When you shop at an eligible online retailer and select Afterpay as your payment option, you’ll pay 25 percent of the purchase price when you check out. The remaining cost is split into three additional payments (for four total equal transactions) over the course of six weeks – with two weeks in between each payment. Unfortunately, that is the only financing schedule currently available with the service. You won’t be able to change your payment amounts or schedule.
The easiest way to use Afterpay is to download the mobile app (or you can just log in online), where you can easily keep track of any payment plans you currently have and your billing information. You simply link a debit or credit card to your account and set up automatic charges.
If you miss a payment, you’ll be charged a late fee of $8 to start. If the payment is more than seven days late, you can be charged an additional $8 fee. Fortunately, late fees will never exceed 25 percent of the original purchase price. On the downside, your account will be frozen, and you won’t be able to make an Afterpay purchase until you pay what is due.
Overall, choosing Afterpay is much easier on your credit score. Signing up for the service doesn’t require a hard pull on your credit like a loan or credit card application, and you can freeze your account at any time to prevent new purchases from being made. If you decide that you want to pay off a balance early, you can do so in each installment amount.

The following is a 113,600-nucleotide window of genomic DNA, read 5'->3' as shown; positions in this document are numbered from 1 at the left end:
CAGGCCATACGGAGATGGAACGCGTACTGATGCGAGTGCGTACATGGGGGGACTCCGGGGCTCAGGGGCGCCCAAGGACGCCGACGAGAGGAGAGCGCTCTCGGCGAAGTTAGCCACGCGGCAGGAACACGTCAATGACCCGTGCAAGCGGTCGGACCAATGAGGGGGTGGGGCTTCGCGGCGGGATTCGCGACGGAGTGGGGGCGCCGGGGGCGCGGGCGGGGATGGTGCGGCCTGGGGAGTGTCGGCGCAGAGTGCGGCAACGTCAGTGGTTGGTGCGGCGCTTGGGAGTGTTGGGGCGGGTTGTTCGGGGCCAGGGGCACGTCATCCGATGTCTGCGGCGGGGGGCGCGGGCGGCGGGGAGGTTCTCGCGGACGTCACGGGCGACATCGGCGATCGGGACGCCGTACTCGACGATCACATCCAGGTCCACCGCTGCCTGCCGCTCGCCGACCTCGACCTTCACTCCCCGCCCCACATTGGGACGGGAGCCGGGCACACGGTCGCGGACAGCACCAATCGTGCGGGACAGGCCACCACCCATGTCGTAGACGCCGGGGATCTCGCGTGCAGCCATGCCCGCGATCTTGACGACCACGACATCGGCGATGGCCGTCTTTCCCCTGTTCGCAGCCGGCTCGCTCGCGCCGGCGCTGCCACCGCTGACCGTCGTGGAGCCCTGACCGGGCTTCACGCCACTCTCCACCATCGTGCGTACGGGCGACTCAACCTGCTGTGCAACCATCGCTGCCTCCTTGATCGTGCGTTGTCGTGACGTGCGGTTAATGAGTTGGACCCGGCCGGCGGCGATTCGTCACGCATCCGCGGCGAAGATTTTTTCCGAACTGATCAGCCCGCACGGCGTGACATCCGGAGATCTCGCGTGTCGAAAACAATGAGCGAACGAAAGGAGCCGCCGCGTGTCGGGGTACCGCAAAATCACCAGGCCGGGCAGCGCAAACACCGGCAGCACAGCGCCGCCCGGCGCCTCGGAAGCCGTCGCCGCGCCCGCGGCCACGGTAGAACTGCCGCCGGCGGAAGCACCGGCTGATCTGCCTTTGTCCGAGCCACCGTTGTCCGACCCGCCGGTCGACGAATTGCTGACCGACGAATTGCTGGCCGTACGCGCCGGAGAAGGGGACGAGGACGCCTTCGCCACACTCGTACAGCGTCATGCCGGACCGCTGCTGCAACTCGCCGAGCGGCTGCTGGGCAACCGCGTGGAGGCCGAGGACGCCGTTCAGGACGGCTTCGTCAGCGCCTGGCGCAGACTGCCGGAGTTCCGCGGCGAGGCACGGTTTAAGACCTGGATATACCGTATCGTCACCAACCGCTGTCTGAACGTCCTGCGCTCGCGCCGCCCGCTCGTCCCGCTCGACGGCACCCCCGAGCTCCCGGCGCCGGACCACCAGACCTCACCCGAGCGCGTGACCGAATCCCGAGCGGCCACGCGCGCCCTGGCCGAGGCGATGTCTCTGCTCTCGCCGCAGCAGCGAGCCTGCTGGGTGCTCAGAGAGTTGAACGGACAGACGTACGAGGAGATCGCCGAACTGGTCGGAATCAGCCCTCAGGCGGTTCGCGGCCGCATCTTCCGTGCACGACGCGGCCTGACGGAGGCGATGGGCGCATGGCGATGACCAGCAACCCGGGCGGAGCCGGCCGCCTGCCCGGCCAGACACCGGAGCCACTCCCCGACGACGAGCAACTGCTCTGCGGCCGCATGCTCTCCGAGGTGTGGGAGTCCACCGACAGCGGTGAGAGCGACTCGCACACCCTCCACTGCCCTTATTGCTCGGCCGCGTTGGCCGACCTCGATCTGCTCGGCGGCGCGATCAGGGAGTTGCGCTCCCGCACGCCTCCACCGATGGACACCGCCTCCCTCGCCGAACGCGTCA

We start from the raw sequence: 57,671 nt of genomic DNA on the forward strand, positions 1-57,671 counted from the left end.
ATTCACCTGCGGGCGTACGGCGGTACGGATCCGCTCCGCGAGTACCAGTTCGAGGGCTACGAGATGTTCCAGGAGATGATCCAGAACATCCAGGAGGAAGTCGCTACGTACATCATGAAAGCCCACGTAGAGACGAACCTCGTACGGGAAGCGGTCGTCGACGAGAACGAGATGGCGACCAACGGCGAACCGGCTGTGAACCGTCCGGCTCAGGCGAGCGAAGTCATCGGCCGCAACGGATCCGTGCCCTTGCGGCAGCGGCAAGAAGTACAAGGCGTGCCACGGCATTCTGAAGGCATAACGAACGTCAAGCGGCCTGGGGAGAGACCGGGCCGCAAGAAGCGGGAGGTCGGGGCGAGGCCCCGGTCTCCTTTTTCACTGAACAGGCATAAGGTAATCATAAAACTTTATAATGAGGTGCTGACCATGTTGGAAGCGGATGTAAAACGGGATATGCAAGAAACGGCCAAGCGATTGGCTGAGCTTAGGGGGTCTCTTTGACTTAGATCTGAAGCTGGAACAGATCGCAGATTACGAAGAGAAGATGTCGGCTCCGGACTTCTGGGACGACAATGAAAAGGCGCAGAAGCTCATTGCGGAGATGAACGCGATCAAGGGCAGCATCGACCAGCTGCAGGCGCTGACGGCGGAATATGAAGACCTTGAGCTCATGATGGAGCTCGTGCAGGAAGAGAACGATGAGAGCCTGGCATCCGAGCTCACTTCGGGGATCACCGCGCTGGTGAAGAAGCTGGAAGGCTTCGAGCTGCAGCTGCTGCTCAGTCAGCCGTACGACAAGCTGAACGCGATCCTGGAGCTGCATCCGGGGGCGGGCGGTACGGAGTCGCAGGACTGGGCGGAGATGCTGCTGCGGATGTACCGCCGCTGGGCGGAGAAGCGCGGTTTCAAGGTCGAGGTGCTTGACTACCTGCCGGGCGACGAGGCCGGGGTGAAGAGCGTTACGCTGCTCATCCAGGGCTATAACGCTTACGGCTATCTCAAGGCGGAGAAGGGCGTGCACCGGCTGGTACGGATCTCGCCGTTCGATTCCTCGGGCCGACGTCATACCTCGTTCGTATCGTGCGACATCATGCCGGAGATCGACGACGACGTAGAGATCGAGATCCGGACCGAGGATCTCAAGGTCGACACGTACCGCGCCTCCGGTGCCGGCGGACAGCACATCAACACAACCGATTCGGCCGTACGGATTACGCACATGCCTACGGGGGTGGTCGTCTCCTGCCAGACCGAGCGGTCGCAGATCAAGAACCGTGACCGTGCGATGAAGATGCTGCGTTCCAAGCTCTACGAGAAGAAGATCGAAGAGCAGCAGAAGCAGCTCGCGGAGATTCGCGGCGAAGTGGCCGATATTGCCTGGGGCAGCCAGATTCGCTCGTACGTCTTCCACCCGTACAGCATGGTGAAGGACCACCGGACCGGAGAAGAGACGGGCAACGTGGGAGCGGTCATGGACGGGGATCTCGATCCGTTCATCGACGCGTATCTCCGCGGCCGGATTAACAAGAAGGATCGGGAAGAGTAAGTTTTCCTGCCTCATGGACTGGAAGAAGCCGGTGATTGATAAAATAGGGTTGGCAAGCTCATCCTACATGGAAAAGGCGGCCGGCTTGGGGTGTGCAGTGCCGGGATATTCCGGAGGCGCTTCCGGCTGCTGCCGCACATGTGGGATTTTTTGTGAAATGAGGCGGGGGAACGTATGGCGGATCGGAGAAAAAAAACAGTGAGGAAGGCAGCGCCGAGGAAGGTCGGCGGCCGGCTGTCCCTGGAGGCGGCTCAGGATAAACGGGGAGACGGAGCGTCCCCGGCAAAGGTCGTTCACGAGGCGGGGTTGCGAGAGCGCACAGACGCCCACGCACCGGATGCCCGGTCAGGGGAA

Pros and cons of paying with Afterpay
While Afterpay can be a great resource for users who need to split up purchases into smaller amounts, it does come with a few drawbacks. Here are some of the pros and cons of using the service:
- Since Afterpay is not tied to your credit, late payments won’t hurt your credit score.
- You can pay off a purchase over time without incurring interest.
- You don’t have a credit limit to worry about.
- Payment plans are limited to one structure – four equal payments over six weeks.
- Not all retailers accept the payment method.
- Returns can be complicated.
- You can’t link an American Express card to Afterpay, only a Visa or Mastercard.
- You can’t use Afterpay to build your credit history.
Tips for maximizing Afterpay
If Afterpay is still the best payment choice for you, follow a few simple tips to ensure you get the most out of the product.
Use a rewards card as your primary payment method